I would do my part,
Yet what can I give Him?
Give my heart.
The beauty is that, regardless of circumstances, we can give the gift of our devotion to the Savior. That increased ability to love Him increases our ability to love other people- including ourselves. That’s more precious than anything that money can buy.
- We can try to give as the Savior gives. Without reservation. Without thought of anything in return. We can more fully give in remembrance of the Savior who gave us His all. We can give of ourselves in ways that will last beyond those gifts that will rust or break or be misplaced.
- President David O. McKay once explained that the practical application of the Savior’s doctrine of losing our life to gain it is simply to make others happy. That Christmas spirit is the spirit of Christ. That goodness prompts us to do good, to find ways to make people smile, to strengthen our own mind and heart in order to feel closer to Him. Then… then, the joy begins to grow. The peace begins to spread. The burdens begin to lift and the light begins to glow inside…even where it may have been dark and damp and lonely.
- Elder Richard L. Evans some years ago spoke of tending to our sweet elderly neighbors and friends: “What they need in the loneliness of their older years, is in part at least, what we needed in the uncertain years of our youth: a sense of belonging, an assurance of being wanted, and the kindly ministrations of loving hearts and hands; not merely dutiful formality, nor merely a room in a building, but room in someone’s heart and life.” So much good can be offered by tending to those whose lives have spanned many years of experience and learning. Joy comes when we lovingly attend to them!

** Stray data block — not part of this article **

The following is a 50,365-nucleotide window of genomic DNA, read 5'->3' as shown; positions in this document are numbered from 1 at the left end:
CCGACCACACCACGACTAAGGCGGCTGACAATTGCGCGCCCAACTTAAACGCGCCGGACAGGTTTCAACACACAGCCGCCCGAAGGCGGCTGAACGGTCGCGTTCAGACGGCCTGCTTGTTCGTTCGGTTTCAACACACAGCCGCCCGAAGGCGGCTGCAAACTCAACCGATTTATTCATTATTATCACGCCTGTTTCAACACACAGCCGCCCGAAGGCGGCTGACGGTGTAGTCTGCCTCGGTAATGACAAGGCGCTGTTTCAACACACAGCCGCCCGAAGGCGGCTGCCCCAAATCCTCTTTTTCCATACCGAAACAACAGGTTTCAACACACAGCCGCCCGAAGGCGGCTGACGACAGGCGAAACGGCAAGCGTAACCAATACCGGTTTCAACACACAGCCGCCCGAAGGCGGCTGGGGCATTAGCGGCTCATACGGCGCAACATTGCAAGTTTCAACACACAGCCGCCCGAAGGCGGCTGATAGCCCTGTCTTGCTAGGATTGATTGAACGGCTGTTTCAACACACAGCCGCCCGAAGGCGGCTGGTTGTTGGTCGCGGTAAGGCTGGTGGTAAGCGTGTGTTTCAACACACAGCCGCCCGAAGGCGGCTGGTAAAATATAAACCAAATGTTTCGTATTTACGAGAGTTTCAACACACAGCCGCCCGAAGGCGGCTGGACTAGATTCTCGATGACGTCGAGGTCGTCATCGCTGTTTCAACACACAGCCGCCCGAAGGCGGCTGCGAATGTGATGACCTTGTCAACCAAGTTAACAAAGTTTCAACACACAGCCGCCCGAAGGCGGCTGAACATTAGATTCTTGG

What a season is Christmas! We can turn our burdens over to Jesus Christ, and feel relief. We can give away a habit or way of speaking or thinking, as a gift to Him. We benefit, of course, as we offer up a better version of ‘us.’ We can heal old wounds by courageously taking the first step toward reconciliation. We can breathe in the sights and sounds of the Christmas season. And allow them to echo in our soul, bringing a renewed sense of purpose and desire to follow the Good Shepherd.
The sweet feelings come as we remember Him….the Christ child, born to heal us all and make possible a full reconciliation with our God. Wouldn’t it be wonderful to reconcile with our family members or friends from whom we have been estranged? Or to let go of past hurts? To remember the eternal plan, so that the ache of missing a loved one doesn’t rob us of the joy of celebrating the very One who makes it possible for us to see them again?
A beautiful and familiar Christmas hymn teaches us the only real way to accept the joy of this season. When we accept Him, we receive all the joy and peace and beauty that come with that acceptance:
“Where meek souls will receive him still,
The dear Christ enters in.”
Vickey Pahnke Taylor is a wife, mom, grandmother, teacher, author, and songwriter/singer.